Ice Nucleation by Aerosol Particles: Experimental Studies Using a Wedge-Shaped Ice Thermal Diffusion Chamber

R. C. Schaller Department of Physics, University of Denver, Denver, CO 80208

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N. Fukuta Department of Physics, University of Denver, Denver, CO 80208

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Abstract

The principle and feasibility of a new wedge-shaped ice thermal diffusion chamber are demonstrated and the method of estimating the supersaturation in the chamber is shown. Ice nucleation studies were carried out using the chamber and relatively large aerosol particles freely suspended in air. In the studies, the temperature and the supersaturation were independently controlled without substrate. All natural and artificial, organic and inorganic nuclei studied exhibited condensation-freezing as well as deposition modes of ice formation. Conditions for their occurrence and modes of their activation were identified. A forbidden zone for condensation-freezing nucleation above water saturation was found and its temperature dependency, and the extremely steep rise of nucleation rate when the supersaturation increased beyond it, were determined. A unique deposition nucleation behavior near but below water saturation was confirmed with freely suspended aerosol particles. In contrast with deposition and condensation-freezing nucleations, contact nucleation was identified as a slow and therefore long-lasting process except for metaldehyde. The contact nucleation rate of metaldehyde was found to be about 103 times larger than that of AgI. Our results reaffirmed that ice nucleation is a function of temperature as well as supersaturation.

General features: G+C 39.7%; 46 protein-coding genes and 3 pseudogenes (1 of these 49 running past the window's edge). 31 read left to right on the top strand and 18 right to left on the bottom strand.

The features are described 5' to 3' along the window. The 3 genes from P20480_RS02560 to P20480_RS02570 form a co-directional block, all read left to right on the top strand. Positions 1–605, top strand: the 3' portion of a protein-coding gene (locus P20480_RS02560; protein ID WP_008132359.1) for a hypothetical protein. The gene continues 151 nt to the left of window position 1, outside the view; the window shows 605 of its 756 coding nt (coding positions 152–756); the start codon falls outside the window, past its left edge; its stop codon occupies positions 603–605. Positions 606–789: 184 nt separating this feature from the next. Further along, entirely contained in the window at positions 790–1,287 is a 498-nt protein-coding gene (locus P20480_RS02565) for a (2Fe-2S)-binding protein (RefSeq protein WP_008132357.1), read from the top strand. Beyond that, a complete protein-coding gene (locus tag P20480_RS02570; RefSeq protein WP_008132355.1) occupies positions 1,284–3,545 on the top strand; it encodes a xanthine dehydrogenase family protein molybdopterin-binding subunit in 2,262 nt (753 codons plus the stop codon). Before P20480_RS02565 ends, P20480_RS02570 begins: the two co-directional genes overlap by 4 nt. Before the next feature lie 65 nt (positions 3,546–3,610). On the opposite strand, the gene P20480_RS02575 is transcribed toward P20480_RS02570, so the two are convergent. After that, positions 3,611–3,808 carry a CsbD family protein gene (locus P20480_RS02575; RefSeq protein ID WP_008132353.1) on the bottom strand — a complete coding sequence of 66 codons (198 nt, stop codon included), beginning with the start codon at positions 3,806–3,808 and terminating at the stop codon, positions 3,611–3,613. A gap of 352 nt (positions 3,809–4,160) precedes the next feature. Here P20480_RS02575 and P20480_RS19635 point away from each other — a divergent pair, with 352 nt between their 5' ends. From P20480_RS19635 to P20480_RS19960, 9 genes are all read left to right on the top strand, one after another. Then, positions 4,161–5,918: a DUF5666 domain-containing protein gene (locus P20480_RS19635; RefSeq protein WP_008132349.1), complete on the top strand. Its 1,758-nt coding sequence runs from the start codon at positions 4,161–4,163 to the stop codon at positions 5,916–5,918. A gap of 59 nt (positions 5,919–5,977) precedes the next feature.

Abstract

The principle and feasibility of a new wedge-shaped ice thermal diffusion chamber are demonstrated and the method of estimating the supersaturation in the chamber is shown. Ice nucleation studies were carried out using the chamber and relatively large aerosol particles freely suspended in air. In the studies, the temperature and the supersaturation were independently controlled without substrate. All natural and artificial, organic and inorganic nuclei studied exhibited condensation-freezing as well as deposition modes of ice formation. Conditions for their occurrence and modes of their activation were identified. A forbidden zone for condensation-freezing nucleation above water saturation was found and its temperature dependency, and the extremely steep rise of nucleation rate when the supersaturation increased beyond it, were determined. A unique deposition nucleation behavior near but below water saturation was confirmed with freely suspended aerosol particles. In contrast with deposition and condensation-freezing nucleations, contact nucleation was identified as a slow and therefore long-lasting process except for metaldehyde. The contact nucleation rate of metaldehyde was found to be about 103 times larger than that of AgI. Our results reaffirmed that ice nucleation is a function of temperature as well as supersaturation.

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